Protect Bugs to Protect Birds

A small bird perched on a tree branch with small leaves emerging.
Eastern kingbird perched in a black walnut tree, photo captured by CVC employee Stephen Van Drunen.

Migratory Birds Return to Southern Ontario

With spring comes the return of migratory birds to southern Ontario. You’ll soon be able to see and hear many species of birds in trees and shrubs in your neighbourhood. These birds make amazing journeys each spring and fall, flying thousands of kilometres and navigating many hazards. They may face extreme weather, window collisions, predation by cats, or a lack of habitat to rest and feed in on their journey.

Population Decline

The combination of threats explains why many of our migratory bird species are showing significant population declines. For this reason, conservation organizations across the world celebrate Migratory Bird Day each year to help people discover, restore and defend bird populations.

Aerial insectivores, or species that catch and eat insects as they fly, have shown the largest declines of any bird group in North America. Populations of birds like the eastern whip-poor-will, common nighthawk and barn swallow have gone down by as much as 40 per cent in the last twenty years. Besides the threats listed above, global declines in insects mean aerial insectivores are also facing a shortage in their food source.

Insects do More Good Than Bad

To many people, having fewer insects around might sound like a good thing. But we need insects–so much so that some people call them the little things that run the world. Insects support the environment as pollinators, decomposers, predators of pest species, and as providers of food for fish, mammals and birds. Overall, insects do much more good than bad.

A butterfly with grey wings drinking nectar from small pink flowers.
Acadian hairstreak butterfly sipping on milkweed nectar, photo captured by CVC employee Dan Schuurman.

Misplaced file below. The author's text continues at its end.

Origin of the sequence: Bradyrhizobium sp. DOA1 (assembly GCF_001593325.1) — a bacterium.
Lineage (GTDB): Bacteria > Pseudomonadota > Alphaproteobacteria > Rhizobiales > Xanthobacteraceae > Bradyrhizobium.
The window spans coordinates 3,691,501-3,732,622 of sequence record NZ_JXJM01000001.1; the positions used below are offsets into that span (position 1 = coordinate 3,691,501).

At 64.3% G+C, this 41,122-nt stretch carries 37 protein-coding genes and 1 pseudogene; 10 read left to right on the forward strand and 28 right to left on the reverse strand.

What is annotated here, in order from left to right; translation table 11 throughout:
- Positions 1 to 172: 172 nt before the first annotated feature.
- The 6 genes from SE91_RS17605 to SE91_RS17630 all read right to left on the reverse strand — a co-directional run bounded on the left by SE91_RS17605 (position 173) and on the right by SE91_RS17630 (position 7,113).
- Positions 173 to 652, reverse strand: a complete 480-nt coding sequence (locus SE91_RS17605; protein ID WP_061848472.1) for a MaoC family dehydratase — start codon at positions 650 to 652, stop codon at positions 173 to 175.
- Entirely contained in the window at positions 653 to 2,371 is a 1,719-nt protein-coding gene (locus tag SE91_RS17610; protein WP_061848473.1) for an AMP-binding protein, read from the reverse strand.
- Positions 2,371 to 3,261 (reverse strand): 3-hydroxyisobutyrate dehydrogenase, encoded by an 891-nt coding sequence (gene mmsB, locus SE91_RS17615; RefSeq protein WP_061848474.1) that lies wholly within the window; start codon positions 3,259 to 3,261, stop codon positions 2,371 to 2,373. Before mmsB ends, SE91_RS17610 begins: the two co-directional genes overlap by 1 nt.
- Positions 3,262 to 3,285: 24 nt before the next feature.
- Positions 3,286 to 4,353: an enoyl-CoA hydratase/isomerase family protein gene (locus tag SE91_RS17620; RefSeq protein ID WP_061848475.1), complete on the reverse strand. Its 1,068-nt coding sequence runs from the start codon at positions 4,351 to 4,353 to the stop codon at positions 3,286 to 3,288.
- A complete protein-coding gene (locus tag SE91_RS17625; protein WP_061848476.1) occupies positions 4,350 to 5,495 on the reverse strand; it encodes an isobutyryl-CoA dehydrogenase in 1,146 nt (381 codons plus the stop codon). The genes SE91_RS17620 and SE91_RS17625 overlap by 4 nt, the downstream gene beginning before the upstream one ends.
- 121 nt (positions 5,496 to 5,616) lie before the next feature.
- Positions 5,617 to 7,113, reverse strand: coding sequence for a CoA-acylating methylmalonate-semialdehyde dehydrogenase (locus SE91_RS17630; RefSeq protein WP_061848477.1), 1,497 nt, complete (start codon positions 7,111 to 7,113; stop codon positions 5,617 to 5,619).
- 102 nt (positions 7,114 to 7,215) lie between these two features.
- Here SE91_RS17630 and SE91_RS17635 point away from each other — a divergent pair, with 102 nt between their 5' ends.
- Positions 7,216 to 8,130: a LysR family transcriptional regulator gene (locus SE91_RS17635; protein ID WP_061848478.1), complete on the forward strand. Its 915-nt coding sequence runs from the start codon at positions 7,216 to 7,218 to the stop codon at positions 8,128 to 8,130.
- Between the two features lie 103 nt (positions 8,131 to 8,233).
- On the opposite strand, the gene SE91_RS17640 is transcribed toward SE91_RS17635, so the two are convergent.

Unfortunately, insects face many of the same challenges as migratory birds, including habitat loss and climate change. The good news is that there are things you can do to help insects overcome these challenges. And by supporting insects, you’re also supporting birds.

How you Can Help:

  • Landscape with native plants and use wildlife friendly yard maintenance methods, like not cleaning up your leaves in the fall.
  • Use best management practices to support biodiversity on your property, like adding a pollinator patch and avoiding pesticide use when possible.
  • Become a citizen scientist in a program like CVC’s Butterfly Blitz and contribute data that informs insect conservation.
  • Find a Migratory Bird Day event near you and join in the celebrations to learn more about what you can do to protect birds by protecting bugs.
  • Tell your network  about the importance of protecting bugs, birds and biodiversity in general.

Connect with us to find out how we can help you green your property or how you can get involved in by volunteering at an upcoming event.

By: Laura Timms, Program Manager, Natural Heritage Management.

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